The northern lights — the swirling, cloud-like features in this image that stretched across the north of Canada, during the nighttime hours of Dec. 22, 2016. (Credit: Jesse Allen / NASA Earth Observatory)
The northern lights on a festive show over the north of Canada, just before Christmas, and a NASA satellite has captured a stunning infrared image of the spectacular display.
The night after the winter solstice, NASA’s Suomi NPP spacecraft included the northern lights, or aurora borealis, in British Columbia, Alberta, Saskatchewan, Manitoba, Nunavut, and the Northwest Territories in Canada on the night of Dec. 22. Of the 512 miles above the Earth, the satellite’s Visible Infrared Imaging Radiometer Suite caught in the northern lights, which appeared as glowing swirls of clouds above the north of Canada, NASA’s Earth Observatory said in a statement.
The northern lights occur when particles from the sun known as the solar wind interaction with the magnetic field of the Earth, according to NASA scientists. Because the particles are charged, they can lead to electrical current changes in the field that then send energetic particles into the upper layers of the atmosphere gases. When the particles hit the gases, that they are in charge, and as the gases release the energy, the aurora glows are activated.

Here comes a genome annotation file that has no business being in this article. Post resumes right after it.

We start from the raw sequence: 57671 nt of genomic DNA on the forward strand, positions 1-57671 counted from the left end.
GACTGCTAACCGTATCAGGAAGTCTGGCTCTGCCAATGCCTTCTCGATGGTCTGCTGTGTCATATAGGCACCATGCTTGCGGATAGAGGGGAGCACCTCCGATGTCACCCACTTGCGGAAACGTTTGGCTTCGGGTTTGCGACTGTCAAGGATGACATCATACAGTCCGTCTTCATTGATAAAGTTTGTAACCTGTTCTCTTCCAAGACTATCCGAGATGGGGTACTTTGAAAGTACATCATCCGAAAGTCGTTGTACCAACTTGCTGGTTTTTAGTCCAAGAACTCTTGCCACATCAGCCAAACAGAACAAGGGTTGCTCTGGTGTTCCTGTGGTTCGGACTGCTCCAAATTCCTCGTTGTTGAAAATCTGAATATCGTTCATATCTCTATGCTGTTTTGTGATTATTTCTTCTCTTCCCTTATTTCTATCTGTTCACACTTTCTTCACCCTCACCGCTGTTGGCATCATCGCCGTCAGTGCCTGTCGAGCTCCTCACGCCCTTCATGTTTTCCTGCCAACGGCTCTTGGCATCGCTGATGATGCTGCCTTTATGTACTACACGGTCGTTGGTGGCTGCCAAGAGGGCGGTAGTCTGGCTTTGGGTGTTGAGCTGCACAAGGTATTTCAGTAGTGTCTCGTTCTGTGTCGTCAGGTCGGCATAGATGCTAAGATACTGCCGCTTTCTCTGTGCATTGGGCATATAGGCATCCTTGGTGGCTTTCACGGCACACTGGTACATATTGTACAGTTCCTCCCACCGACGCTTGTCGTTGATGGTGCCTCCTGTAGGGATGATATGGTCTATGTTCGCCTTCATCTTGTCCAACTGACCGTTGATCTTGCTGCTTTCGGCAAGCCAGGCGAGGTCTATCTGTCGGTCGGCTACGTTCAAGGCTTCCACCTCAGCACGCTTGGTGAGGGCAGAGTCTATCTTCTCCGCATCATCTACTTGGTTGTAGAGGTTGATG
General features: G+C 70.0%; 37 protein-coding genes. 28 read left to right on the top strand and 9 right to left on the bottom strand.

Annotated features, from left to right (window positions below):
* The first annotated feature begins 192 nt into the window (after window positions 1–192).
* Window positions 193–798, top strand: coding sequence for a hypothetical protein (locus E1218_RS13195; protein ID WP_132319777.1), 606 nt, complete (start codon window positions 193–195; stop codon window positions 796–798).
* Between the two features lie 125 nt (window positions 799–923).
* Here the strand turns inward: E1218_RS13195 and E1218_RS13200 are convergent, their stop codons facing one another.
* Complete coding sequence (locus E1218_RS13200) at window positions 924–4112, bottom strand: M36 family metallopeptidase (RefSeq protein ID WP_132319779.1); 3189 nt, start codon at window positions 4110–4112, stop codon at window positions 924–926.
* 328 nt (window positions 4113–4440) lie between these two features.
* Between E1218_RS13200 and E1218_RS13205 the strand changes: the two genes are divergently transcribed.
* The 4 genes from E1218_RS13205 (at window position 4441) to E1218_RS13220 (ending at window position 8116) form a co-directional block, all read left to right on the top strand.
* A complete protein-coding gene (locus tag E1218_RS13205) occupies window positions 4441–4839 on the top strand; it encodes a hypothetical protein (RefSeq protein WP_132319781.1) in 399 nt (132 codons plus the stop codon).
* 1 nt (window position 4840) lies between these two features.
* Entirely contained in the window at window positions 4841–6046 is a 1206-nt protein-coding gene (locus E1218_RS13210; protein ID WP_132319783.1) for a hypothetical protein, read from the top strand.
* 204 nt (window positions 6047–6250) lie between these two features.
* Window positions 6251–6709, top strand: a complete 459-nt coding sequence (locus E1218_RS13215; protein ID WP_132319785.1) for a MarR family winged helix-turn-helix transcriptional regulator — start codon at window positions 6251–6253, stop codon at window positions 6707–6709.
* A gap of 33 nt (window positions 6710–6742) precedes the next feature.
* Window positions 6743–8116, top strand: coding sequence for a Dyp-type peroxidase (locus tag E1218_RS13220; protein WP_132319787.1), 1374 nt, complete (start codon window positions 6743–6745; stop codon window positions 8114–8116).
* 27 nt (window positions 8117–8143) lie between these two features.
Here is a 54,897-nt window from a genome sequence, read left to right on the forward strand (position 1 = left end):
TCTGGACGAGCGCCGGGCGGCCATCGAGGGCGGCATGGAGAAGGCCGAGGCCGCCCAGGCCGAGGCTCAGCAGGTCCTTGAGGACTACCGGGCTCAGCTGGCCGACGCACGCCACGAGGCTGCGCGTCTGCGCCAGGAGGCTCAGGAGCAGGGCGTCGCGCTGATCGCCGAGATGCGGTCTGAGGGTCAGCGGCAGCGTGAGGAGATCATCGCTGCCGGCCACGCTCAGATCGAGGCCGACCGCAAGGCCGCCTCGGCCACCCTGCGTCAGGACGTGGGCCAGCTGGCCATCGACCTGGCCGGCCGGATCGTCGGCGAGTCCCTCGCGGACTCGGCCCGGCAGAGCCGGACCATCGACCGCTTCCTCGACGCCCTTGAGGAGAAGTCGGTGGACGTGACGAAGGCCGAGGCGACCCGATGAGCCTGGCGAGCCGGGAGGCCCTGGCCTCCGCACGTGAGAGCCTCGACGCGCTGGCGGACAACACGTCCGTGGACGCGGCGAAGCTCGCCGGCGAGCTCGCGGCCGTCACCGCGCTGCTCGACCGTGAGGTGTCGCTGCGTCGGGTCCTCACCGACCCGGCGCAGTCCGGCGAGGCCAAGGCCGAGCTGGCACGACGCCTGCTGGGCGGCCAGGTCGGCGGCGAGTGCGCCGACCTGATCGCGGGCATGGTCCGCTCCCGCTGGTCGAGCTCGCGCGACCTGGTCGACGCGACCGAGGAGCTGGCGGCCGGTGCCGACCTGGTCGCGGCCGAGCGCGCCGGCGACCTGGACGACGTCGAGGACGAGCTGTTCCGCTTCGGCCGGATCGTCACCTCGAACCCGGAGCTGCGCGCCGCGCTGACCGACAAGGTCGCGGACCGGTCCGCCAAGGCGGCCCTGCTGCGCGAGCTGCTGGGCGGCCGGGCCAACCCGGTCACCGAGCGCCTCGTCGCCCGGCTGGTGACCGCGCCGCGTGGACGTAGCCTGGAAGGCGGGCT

As the gases give up energy, they release photons (particles of light) of specific wavelengths, creating different colors. For example, researchers have found that the oxygen atoms emit green and sometimes red light, while nitrogen is more orange or red. [Aurora Photos: See Breathtaking Views of the northern lights]
Although such solar wind events can happen anytime, the solar storms that create the most beautiful images of the northern lights occur roughly every 11 years, according to NASA researchers. The last cycle peak occurred in 2013, although NASA researchers reported that the solar maximum was the weakest observed in a century.
Original article on Live Science.